This has led not only to many commissions for international clients such as Nestle, Unilever and General Mills, but also to a publishing deal with Abrams books which saw the launch of his first book ‘Carl Warner’s Food Landscapes’ in November 2010. His work has been used in children’s hospitals, childhood obesity clinics, by nutritionists and many other good causes to promote better eating habits in both children and adults.

Cucumber Bridge
Cucumber Bridge

Warner blends photography and art to make highly conceptual visual images – broccoli are miniature trees that can create vast forests of connected treetops – Italian Parmesan cheese wheels are rugged, plunging cliffs – smoked salmon is lapping water at sunset reflecting the blazing colors of the sky. In a sense, he’s just a big kid playing with his food.

Salmon Sea
Salmon Sea

In the picture above, a pea pod boat sails away from a land made of bread and potatoes, over a sea of salmon. Warner is an artist who makes one think about food and interact with food on a different level that captures our fondness for illusions, brain teasers and fairy tales all at once.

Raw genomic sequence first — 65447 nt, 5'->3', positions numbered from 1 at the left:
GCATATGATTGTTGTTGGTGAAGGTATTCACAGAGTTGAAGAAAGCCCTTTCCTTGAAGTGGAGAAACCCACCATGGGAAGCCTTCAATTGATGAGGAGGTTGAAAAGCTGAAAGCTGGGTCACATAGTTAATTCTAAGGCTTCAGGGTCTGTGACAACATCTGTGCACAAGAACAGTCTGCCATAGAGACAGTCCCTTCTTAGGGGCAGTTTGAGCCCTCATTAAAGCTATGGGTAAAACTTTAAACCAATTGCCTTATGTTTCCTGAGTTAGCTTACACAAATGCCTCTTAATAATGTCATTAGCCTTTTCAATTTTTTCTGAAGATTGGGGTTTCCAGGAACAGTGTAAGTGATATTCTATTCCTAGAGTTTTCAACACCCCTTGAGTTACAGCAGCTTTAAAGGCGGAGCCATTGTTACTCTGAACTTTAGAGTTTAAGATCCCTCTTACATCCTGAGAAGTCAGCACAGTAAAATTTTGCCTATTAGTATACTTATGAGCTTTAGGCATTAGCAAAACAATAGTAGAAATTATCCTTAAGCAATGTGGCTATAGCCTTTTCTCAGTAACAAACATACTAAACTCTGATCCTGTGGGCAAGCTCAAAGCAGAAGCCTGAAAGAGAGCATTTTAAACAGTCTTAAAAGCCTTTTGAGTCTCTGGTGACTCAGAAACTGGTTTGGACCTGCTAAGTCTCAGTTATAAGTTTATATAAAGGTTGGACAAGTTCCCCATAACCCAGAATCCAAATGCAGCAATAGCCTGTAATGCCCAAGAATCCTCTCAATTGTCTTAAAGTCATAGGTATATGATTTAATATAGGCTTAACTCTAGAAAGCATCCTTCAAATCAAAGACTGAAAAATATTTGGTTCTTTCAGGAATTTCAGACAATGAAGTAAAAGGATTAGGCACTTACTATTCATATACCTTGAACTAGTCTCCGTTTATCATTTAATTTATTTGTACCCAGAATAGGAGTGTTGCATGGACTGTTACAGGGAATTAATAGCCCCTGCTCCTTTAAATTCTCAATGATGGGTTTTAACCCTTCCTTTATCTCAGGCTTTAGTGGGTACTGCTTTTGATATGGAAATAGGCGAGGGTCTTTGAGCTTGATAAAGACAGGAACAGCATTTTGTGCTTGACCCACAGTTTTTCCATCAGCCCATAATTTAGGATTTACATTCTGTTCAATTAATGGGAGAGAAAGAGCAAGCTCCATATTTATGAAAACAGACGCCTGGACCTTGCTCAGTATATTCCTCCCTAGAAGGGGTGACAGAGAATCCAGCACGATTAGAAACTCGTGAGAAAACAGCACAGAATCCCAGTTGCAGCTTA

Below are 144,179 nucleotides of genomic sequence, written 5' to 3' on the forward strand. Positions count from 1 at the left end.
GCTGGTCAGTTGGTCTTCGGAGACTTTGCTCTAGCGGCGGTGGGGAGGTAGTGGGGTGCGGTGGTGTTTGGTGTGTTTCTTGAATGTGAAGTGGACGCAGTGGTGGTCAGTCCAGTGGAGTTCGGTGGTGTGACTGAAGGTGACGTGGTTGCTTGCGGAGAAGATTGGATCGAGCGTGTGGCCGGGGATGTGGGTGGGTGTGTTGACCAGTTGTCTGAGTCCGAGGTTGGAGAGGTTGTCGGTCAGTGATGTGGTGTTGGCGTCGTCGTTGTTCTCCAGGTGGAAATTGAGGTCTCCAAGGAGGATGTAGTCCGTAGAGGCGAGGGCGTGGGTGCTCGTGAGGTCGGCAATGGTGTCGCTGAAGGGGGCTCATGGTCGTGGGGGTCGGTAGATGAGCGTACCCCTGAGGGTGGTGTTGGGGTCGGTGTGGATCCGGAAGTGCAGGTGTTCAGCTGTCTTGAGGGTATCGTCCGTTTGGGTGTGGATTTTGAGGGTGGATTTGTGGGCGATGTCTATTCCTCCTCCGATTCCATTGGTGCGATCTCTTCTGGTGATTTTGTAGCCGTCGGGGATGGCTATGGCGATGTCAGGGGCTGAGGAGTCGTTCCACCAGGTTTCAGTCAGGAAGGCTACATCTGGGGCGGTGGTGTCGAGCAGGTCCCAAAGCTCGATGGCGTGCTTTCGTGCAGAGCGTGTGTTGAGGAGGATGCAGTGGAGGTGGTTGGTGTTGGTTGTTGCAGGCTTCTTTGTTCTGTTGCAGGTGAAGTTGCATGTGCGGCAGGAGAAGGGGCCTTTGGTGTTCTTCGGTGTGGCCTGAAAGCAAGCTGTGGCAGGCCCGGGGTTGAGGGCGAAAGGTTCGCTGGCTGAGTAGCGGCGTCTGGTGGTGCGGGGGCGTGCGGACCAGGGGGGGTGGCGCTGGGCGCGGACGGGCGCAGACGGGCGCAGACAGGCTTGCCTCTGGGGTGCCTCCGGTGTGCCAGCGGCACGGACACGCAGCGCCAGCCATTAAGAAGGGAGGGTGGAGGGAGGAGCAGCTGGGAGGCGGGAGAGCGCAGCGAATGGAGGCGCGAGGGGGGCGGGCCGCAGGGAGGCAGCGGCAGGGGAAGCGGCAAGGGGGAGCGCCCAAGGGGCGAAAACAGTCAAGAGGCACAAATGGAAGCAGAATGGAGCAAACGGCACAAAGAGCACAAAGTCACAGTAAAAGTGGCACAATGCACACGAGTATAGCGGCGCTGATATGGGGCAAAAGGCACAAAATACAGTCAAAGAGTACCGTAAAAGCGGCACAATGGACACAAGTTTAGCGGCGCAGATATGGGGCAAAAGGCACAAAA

Vege Head
Vege Head

Carl Warner’s food  images are photographed in different layers and the images can take up to two or three days to build and photograph and then a couple of days retouching and fine-tuning. Carl shoots his scenes using a Hasselblad H3D39 and retouches them on his Mac in Photoshop.
His main influences are Ansel Adams and films such as The Wizard of Oz and Charlie and the Chocolate Factory.

Bread Village
Bread Village

Warner explains his creative process in the following video:

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Credits and Thanks due to: